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The End of Oulipo?

The End of Oulipo? My book (co-authored with Lauren Elkin), published by Zero Books. Available everywhere. Order it from Amazon, or find it in bookstores nationwide. The End of Oulipo

Lady Chatterley’s Brother

Lady Chatterley's Brother. The first ebook in the new TQC Long Essays series, Lady Chatterley's Brothercalled “an exciting new project” by Chad Post of Open Letter and Three Percent. Why can't Nicholson Baker write about sex? And why can Javier Marias? We investigate why porn is a dead end, and why seduction paves the way for the sex writing of the future. Read an excerpt.

Available now from Amazon, Barnes & Noble, and direct from this site:


Translate This Book!

Ever wonder what English is missing? Called "a fascinating Life Perecread" by The New Yorker, Translate This Book! brings together over 40 of the top translators, publishers, and authors to tell us what books need to be published in English. Get it on Kindle.

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Group Reads

The Tunnel

Fall Read: The Tunnel by William H. Gass

A group read of the book that either "engenders awe and despair" or "[goads] the reader with obscenity and bigotry," or both. Info here. Buy the book here and support this site.

Naked Singularity

Summer Read: A Naked Singularity by Sergio De La Pava

Fans of Gaddis, Pynchon, DeLillo: A group read of the book that went from Xlibris to the University of Chicago Press. Info here. Buy the book here and support this site.

Life Perec

Life A User's Manual by Georges Perec

Starting March 2011, read the greatest novel from an experimental master. Info here. Buy the book here and support this site.

Last Samurai

Fall Read: The Last Samurai by Helen DeWitt

A group read of one of the '00s most-lauded postmodern novels. Info here. Buy the book here and support this site.

Tale of Genji

The Summer of Genji

Two great online lit magazines team up to read a mammoth court drama, the world's first novel.

Your Face Tomorrow

Your Face This Spring

A 3-month read of Javier Marias' mammoth book Your Face Tomorrow

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Ten Memorable Quotes from William Gaddis’ Letters

New Books
Here are ten of my favorite moments from these hugely interesting letters.


Interviews from Conversational Reading

New Books
See this page for interviews with leading authors, translators, publishers, and more.


  • A Treatise on Shelling Beans by Wiesław Myśliwski March 9, 2014
    A man enters a house and asks to buy some beans, but we aren’t given his question, only the response: humble surprise from the narrator and an invitation inside. This modesty, though it remains at the core of the narrator throughout, is quickly overwhelmed when his questions, his welcoming explanations, flow into an effort to tell his whole life story, from […]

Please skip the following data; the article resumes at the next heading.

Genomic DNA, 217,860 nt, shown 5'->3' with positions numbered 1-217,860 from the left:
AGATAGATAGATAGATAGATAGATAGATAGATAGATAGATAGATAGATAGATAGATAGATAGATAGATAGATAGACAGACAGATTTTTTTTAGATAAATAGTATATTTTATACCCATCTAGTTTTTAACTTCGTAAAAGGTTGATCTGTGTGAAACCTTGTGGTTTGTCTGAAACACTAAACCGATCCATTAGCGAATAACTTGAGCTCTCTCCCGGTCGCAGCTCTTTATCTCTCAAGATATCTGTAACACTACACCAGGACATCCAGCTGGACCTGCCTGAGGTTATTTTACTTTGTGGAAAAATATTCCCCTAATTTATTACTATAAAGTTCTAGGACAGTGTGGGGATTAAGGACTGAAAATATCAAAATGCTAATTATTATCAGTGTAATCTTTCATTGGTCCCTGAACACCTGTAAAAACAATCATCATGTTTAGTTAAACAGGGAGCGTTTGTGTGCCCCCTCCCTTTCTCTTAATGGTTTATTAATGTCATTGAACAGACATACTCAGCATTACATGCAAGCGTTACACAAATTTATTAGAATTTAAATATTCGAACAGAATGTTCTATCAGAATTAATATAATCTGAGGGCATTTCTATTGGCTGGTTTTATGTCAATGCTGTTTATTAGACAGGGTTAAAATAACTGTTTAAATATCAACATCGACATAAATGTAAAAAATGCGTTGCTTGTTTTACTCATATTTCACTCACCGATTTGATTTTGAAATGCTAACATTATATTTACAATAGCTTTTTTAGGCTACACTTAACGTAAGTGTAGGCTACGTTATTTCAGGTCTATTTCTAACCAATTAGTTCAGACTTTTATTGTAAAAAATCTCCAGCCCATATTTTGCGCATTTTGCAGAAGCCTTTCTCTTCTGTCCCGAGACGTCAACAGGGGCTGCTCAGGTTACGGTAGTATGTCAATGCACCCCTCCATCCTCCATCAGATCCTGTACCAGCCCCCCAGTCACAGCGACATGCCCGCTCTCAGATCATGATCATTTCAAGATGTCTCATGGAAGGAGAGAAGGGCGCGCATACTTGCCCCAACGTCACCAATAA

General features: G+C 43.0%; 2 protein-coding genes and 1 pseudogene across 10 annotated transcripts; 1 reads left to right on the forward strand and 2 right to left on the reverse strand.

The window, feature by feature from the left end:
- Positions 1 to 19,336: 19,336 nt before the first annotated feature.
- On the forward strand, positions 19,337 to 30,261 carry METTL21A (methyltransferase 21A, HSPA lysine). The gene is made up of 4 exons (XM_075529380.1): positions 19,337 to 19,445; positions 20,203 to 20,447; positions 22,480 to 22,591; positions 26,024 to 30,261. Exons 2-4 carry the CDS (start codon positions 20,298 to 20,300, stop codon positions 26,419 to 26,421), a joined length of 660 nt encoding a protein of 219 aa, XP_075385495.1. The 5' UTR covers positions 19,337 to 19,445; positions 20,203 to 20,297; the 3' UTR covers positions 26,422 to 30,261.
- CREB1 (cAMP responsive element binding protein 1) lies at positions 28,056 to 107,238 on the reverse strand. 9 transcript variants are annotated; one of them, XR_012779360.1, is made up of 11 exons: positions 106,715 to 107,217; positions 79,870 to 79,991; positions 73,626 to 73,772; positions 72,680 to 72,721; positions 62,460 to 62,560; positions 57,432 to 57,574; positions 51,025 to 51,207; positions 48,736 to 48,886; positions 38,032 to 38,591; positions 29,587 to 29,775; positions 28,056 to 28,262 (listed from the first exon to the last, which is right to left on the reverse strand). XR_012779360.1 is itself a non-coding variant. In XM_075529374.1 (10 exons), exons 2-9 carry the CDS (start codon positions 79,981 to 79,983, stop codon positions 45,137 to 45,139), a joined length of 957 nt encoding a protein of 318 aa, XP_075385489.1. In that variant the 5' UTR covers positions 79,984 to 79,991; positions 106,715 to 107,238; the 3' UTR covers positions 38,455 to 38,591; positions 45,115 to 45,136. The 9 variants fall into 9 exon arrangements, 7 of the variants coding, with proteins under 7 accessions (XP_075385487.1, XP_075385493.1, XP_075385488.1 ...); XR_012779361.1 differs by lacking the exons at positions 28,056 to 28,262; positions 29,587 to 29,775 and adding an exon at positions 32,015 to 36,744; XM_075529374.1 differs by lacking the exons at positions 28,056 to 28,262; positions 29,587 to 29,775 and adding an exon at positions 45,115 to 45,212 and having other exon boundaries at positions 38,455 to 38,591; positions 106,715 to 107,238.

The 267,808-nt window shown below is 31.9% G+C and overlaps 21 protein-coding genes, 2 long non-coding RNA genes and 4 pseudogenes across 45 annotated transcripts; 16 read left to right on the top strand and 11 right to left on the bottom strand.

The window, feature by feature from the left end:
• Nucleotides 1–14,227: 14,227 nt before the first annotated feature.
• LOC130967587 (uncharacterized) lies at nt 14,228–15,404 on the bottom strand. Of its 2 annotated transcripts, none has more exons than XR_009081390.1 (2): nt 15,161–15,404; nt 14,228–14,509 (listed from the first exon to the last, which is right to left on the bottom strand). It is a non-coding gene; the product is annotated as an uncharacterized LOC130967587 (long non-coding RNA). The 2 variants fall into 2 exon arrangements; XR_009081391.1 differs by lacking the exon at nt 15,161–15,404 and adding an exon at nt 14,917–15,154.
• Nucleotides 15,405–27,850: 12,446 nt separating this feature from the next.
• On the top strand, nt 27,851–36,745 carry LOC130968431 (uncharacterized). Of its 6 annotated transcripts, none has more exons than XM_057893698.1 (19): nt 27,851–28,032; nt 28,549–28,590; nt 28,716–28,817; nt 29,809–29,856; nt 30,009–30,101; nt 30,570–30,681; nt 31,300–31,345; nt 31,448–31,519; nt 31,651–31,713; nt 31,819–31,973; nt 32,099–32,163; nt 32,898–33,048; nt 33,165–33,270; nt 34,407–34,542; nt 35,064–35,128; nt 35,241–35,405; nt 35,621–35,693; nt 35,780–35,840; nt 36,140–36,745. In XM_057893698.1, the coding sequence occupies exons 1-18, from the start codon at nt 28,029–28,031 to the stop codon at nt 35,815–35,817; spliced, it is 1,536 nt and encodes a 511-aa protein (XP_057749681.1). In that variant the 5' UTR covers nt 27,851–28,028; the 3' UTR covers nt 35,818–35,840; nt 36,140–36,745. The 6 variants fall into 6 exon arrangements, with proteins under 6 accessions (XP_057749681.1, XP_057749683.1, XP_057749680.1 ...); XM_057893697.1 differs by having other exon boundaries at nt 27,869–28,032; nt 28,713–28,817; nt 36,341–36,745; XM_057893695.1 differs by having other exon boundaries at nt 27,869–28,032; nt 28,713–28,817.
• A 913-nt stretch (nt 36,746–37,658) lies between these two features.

• The Gorgeous Nothings by Emily Dickinson, edited by Marta Werner and Jen Bervin March 9, 2014
    The Gorgeous Nothings, the dedicated work of visual artist Jen Bervin and author Marta Werner, presents in large format the first full-color publication of all fifty-two of Emily Dickinson’s envelope writings. As such, it opens up an aspect of her craft that suggests she was, in the so-called late ecstatic period of her career, experimenting with creating te […]
  • The Mehlis Report by Rabee Jaber March 9, 2014
    The Mehlis Report follows the architect Saman Yarid on his daily perambulations around Lebanon's capital, where his memories of the city's past and his observations of the high-rises that have emerged from the ruins of the nation's civil war dominate the faint plot. But the book transcends Beirut: Jaber writes about what is left behind when pe […]
  • The Fiddler of Driskill Hill by David Middleton March 9, 2014
    Middleton’s sensibility as poet and man is thoroughly Christian, Southern (or rather, Louisianan), and traditional, but he’s no unreconstructed romantic Rebel reliving the Civil War. His manner is meditative and elegiac, not rancorous or redneck. In a rare useful blurb on the back of the book, the North Carolina poet and novelist Fred Chappell describes Midd […]
  • The Fata Morgana Books by Jonathan Littell March 9, 2014
    After The Kindly Ones, the nine hundred-page long Goncourt Prize-winning “autobiography” of a Nazi, fans of the Franco-American writer Jonathan Littell may heave an inward sigh of relief at the sight of The Fata Morgana Books. A slim collection of “studies” (as some of these stories were called in their original French incarnations), The Fata Morgana Books n […]
  • Novelty: A History of the New by Michael North March 9, 2014
    There is no better way to ensure the early demise of a form or a style than to proclaim its newness; fewer epithets are as old as “new.” A well-known work by Italian artist Maurizio Nannucci reads, “All art has been contemporary”—we may wish to amend it, for present purposes, and have it read, “All art has been new.” Yet surely this is something of a truism. […]
  • A Life Among Invented Characters: A Tribute to Mavis Gallant March 9, 2014
    Two things immediately come to mind when remembering Mavis Gallant: her unique sense of humor—stories always told with a wry half-smile—and her near-comical stonewalling when confronted with leading questions about her craft in interviews and with audiences. The first time I was in her simple three-room apartment on rue Jean Ferrandi, a mere three blocks fro […]
  • The Guy Davenport Reader March 9, 2014
    Poet-critic. Think of that word, made of two—what a beaux construction. The first is wild, hair mussed, looking at a bird in a tree—yet the follower is practical, urbane, and seemingly obeisant to word counts. Together they bleach out the fusspot academic and appeal to logos—Davenport once said that he was “not writing for scholars or critics, but for people […]
  • [SIC] by Davis Schneiderman March 9, 2014
    In 2011 Andrew Gallix, in the Guardian, wrote a piece on unread difficult books, and mentioned “an anthology of blank books [edited by Michael Gibbs] entitled All Or Nothing,” and we can consider Blank as continuing that line. Kenneth Goldsmith’s prefatory essay “Why Conceptual Writing? Why Now?” in Against Expression: An Anthology of Conceptual Writing (201 […]
  • The Ben Marcus Interview March 9, 2014
    I do tend to generate a lot of pages when I’m drafting something, and I cut as I go. I make strange noises out of my face, on the page, and they are for the most part not worth keeping. Some of the stories don’t take shape until I overwrite and pursue every cursed dead-end I can think of, which clarifies everything I don’t want the story to become. But I don […]